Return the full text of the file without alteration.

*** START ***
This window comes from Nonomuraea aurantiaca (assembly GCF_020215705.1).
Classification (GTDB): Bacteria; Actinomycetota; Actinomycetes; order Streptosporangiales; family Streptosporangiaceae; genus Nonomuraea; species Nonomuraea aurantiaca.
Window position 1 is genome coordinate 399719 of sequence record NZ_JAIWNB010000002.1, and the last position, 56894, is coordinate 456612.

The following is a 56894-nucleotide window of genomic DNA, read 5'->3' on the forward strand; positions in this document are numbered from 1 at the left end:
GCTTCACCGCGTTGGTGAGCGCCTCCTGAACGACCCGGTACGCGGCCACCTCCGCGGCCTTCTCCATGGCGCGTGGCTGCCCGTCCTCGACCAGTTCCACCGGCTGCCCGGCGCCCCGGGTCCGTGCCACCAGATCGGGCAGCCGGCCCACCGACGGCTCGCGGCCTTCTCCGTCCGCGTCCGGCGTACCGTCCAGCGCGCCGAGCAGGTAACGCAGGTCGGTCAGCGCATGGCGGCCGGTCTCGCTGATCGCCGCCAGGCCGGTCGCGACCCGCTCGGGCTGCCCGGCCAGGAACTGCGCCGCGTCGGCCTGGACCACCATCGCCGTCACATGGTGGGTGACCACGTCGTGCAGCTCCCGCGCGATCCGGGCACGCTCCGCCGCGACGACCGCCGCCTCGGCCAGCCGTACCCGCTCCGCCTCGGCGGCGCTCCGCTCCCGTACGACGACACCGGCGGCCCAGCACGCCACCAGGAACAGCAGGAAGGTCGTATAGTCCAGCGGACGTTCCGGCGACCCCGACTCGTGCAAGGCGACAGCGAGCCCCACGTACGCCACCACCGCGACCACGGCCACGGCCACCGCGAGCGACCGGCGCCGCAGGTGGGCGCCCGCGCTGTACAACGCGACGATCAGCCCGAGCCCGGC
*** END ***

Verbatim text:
This window comes from Nonomuraea aurantiaca (assembly GCF_020215705.1).
Classification (GTDB): Bacteria; Actinomycetota; Actinomycetes; order Streptosporangiales; family Streptosporangiaceae; genus Nonomuraea; species Nonomuraea aurantiaca.
Window position 1 is genome coordinate 399719 of sequence record NZ_JAIWNB010000002.1, and the last position, 56894, is coordinate 456612.

The following is a 56894-nucleotide window of genomic DNA, read 5'->3' on the forward strand; positions in this document are numbered from 1 at the left end:
GCTTCACCGCGTTGGTGAGCGCCTCCTGAACGACCCGGTACGCGGCCACCTCCGCGGCCTTCTCCATGGCGCGTGGCTGCCCGTCCTCGACCAGTTCCACCGGCTGCCCGGCGCCCCGGGTCCGTGCCACCAGATCGGGCAGCCGGCCCACCGACGGCTCGCGGCCTTCTCCGTCCGCGTCCGGCGTACCGTCCAGCGCGCCGAGCAGGTAACGCAGGTCGGTCAGCGCATGGCGGCCGGTCTCGCTGATCGCCGCCAGGCCGGTCGCGACCCGCTCGGGCTGCCCGGCCAGGAACTGCGCCGCGTCGGCCTGGACCACCATCGCCGTCACATGGTGGGTGACCACGTCGTGCAGCTCCCGCGCGATCCGGGCACGCTCCGCCGCGACGACCGCCGCCTCGGCCAGCCGTACCCGCTCCGCCTCGGCGGCGCTCCGCTCCCGTACGACGACACCGGCGGCCCAGCACGCCACCAGGAACAGCAGGAAGGTCGTATAGTCCAGCGGACGTTCCGGCGACCCCGACTCGTGCAAGGCGACAGCGAGCCCCACGTACGCCACCACCGCGACCACGGCCACGGCCACCGCGAGCGACCGGCGCCGCAGGTGGGCGCCCGCGCTGTACAACGCGACGATCAGCCCGAGCCCGGC